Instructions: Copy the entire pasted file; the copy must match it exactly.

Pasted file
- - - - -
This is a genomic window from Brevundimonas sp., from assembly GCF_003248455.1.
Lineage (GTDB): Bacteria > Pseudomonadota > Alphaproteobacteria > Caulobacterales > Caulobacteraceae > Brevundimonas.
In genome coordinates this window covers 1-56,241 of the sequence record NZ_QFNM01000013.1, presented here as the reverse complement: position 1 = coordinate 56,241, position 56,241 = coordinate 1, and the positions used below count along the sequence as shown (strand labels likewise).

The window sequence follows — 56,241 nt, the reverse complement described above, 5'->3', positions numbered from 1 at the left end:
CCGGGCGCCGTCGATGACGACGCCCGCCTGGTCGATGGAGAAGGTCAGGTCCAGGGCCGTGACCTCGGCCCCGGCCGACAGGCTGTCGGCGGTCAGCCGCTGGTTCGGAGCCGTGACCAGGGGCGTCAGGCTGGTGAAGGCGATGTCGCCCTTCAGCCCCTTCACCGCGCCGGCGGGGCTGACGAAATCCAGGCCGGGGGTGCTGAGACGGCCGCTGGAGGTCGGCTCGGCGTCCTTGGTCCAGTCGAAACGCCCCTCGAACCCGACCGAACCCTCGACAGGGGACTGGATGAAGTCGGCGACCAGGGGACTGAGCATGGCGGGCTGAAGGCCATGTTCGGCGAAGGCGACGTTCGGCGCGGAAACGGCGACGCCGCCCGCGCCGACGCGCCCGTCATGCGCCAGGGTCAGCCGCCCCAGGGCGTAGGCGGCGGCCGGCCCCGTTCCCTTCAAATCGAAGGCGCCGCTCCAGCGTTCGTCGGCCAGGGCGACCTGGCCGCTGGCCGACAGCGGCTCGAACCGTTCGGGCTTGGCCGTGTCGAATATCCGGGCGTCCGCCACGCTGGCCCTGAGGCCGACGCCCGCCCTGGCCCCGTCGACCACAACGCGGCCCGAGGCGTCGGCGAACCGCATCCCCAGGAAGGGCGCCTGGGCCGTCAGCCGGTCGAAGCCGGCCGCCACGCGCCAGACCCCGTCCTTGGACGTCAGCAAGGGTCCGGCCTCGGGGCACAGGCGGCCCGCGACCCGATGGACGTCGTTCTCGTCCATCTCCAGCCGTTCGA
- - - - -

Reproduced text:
This is a genomic window from Brevundimonas sp., from assembly GCF_003248455.1.
Lineage (GTDB): Bacteria > Pseudomonadota > Alphaproteobacteria > Caulobacterales > Caulobacteraceae > Brevundimonas.
In genome coordinates this window covers 1-56,241 of the sequence record NZ_QFNM01000013.1, presented here as the reverse complement: position 1 = coordinate 56,241, position 56,241 = coordinate 1, and the positions used below count along the sequence as shown (strand labels likewise).

The window sequence follows — 56,241 nt, the reverse complement described above, 5'->3', positions numbered from 1 at the left end:
CCGGGCGCCGTCGATGACGACGCCCGCCTGGTCGATGGAGAAGGTCAGGTCCAGGGCCGTGACCTCGGCCCCGGCCGACAGGCTGTCGGCGGTCAGCCGCTGGTTCGGAGCCGTGACCAGGGGCGTCAGGCTGGTGAAGGCGATGTCGCCCTTCAGCCCCTTCACCGCGCCGGCGGGGCTGACGAAATCCAGGCCGGGGGTGCTGAGACGGCCGCTGGAGGTCGGCTCGGCGTCCTTGGTCCAGTCGAAACGCCCCTCGAACCCGACCGAACCCTCGACAGGGGACTGGATGAAGTCGGCGACCAGGGGACTGAGCATGGCGGGCTGAAGGCCATGTTCGGCGAAGGCGACGTTCGGCGCGGAAACGGCGACGCCGCCCGCGCCGACGCGCCCGTCATGCGCCAGGGTCAGCCGCCCCAGGGCGTAGGCGGCGGCCGGCCCCGTTCCCTTCAAATCGAAGGCGCCGCTCCAGCGTTCGTCGGCCAGGGCGACCTGGCCGCTGGCCGACAGCGGCTCGAACCGTTCGGGCTTGGCCGTGTCGAATATCCGGGCGTCCGCCACGCTGGCCCTGAGGCCGACGCCCGCCCTGGCCCCGTCGACCACAACGCGGCCCGAGGCGTCGGCGAACCGCATCCCCAGGAAGGGCGCCTGGGCCGTCAGCCGGTCGAAGCCGGCCGCCACGCGCCAGACCCCGTCCTTGGACGTCAGCAAGGGTCCGGCCTCGGGGCACAGGCGGCCCGCGACCCGATGGACGTCGTTCTCGTCCATCTCCAGCCGTTCGA